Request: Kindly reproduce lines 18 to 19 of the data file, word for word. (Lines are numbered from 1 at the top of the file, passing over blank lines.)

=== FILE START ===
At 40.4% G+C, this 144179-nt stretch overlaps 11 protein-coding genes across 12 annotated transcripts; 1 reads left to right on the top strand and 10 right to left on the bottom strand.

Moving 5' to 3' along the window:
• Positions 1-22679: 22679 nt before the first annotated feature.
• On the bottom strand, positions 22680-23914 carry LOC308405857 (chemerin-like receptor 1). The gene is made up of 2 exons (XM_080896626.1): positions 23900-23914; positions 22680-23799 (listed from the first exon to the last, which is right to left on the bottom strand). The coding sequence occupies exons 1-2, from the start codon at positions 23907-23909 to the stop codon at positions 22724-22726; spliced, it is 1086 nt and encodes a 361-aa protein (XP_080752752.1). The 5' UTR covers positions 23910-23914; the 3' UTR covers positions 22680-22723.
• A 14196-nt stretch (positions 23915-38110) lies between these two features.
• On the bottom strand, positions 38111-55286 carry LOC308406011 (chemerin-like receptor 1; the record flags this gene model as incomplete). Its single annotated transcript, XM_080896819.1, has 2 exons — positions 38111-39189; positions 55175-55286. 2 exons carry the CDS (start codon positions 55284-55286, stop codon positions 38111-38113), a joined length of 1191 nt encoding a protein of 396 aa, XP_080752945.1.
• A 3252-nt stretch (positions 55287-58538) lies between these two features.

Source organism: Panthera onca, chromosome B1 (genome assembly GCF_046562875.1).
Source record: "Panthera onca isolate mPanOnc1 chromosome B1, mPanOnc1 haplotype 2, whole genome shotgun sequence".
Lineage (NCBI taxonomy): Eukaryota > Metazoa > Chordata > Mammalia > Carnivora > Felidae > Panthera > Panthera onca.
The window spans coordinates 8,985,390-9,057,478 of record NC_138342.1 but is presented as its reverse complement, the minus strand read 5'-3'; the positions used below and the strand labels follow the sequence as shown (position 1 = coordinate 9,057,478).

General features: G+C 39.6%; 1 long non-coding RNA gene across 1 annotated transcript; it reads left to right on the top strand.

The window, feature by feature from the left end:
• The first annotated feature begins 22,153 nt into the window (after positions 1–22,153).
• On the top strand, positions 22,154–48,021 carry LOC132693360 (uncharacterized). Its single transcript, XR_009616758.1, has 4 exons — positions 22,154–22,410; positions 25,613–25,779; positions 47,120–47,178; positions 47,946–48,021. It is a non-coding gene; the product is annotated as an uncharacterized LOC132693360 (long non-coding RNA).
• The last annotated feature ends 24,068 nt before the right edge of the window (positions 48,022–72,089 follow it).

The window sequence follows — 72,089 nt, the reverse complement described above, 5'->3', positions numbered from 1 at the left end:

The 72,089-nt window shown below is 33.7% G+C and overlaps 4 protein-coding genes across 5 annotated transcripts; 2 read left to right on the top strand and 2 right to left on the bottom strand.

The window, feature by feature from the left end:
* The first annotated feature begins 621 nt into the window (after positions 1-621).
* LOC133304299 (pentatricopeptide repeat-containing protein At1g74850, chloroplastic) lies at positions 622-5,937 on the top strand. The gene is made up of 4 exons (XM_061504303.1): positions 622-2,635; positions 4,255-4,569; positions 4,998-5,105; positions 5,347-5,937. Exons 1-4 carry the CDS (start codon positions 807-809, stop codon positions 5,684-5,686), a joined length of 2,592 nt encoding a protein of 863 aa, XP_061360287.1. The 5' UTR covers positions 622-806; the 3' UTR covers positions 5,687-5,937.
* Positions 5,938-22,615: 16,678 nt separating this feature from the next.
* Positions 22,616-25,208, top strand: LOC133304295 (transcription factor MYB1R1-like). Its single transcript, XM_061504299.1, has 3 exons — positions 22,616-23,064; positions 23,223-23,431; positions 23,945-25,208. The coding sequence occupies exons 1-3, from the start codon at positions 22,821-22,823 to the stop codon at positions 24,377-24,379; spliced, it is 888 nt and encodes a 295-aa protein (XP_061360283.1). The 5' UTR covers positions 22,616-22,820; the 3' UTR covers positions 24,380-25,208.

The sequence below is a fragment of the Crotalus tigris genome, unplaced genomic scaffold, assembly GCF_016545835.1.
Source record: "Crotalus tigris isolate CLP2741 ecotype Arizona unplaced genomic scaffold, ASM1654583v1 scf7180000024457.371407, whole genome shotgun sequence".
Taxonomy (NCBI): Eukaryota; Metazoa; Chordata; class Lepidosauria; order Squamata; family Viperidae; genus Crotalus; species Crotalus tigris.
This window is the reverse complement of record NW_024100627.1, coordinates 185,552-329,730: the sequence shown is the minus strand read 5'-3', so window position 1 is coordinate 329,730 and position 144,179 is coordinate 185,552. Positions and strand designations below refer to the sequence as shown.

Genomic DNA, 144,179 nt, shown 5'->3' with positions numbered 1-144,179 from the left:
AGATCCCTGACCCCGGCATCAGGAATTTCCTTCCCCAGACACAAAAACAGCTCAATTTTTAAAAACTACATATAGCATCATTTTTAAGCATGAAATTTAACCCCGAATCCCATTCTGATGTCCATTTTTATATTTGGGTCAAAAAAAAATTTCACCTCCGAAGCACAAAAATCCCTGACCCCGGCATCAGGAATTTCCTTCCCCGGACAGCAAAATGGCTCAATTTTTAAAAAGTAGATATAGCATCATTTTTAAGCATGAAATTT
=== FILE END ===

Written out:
The 72,089-nt window shown below is 33.7% G+C and overlaps 4 protein-coding genes across 5 annotated transcripts; 2 read left to right on the top strand and 2 right to left on the bottom strand.

The window, feature by feature from the left end: